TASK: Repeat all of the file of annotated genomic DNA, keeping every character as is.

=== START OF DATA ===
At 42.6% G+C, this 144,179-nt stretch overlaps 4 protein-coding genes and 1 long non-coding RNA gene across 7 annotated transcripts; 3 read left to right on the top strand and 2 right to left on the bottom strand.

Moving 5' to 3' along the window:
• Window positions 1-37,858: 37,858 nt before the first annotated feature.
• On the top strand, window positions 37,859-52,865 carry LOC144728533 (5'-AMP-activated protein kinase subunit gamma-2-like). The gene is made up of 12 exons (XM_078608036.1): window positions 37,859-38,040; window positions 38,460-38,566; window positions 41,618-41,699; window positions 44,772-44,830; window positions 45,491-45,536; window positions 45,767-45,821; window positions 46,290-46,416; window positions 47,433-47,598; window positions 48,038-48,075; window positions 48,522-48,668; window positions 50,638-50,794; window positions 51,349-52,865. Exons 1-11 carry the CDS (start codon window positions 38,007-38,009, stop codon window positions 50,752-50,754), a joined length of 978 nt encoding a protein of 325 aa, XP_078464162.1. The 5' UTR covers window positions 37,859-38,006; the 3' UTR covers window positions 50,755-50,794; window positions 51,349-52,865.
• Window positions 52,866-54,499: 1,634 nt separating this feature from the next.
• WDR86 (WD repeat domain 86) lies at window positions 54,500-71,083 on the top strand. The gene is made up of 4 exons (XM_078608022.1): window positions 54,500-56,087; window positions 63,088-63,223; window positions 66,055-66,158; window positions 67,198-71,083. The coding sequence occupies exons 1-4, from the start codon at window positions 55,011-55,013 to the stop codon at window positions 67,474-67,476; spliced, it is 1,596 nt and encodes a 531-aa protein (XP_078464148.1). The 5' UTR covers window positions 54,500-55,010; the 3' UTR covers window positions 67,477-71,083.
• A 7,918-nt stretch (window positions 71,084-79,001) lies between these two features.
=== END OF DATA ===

At 42.6% G+C, this 144,179-nt stretch overlaps 4 protein-coding genes and 1 long non-coding RNA gene across 7 annotated transcripts; 3 read left to right on the top strand and 2 right to left on the bottom strand.

Moving 5' to 3' along the window:
• Window positions 1-37,858: 37,858 nt before the first annotated feature.
• On the top strand, window positions 37,859-52,865 carry LOC144728533 (5'-AMP-activated protein kinase subunit gamma-2-like). The gene is made up of 12 exons (XM_078608036.1): window positions 37,859-38,040; window positions 38,460-38,566; window positions 41,618-41,699; window positions 44,772-44,830; window positions 45,491-45,536; window positions 45,767-45,821; window positions 46,290-46,416; window positions 47,433-47,598; window positions 48,038-48,075; window positions 48,522-48,668; window positions 50,638-50,794; window positions 51,349-52,865. Exons 1-11 carry the CDS (start codon window positions 38,007-38,009, stop codon window positions 50,752-50,754), a joined length of 978 nt encoding a protein of 325 aa, XP_078464162.1. The 5' UTR covers window positions 37,859-38,006; the 3' UTR covers window positions 50,755-50,794; window positions 51,349-52,865.
• Window positions 52,866-54,499: 1,634 nt separating this feature from the next.
• WDR86 (WD repeat domain 86) lies at window positions 54,500-71,083 on the top strand. The gene is made up of 4 exons (XM_078608022.1): window positions 54,500-56,087; window positions 63,088-63,223; window positions 66,055-66,158; window positions 67,198-71,083. The coding sequence occupies exons 1-4, from the start codon at window positions 55,011-55,013 to the stop codon at window positions 67,474-67,476; spliced, it is 1,596 nt and encodes a 531-aa protein (XP_078464148.1). The 5' UTR covers window positions 54,500-55,010; the 3' UTR covers window positions 67,477-71,083.
• A 7,918-nt stretch (window positions 71,084-79,001) lies between these two features.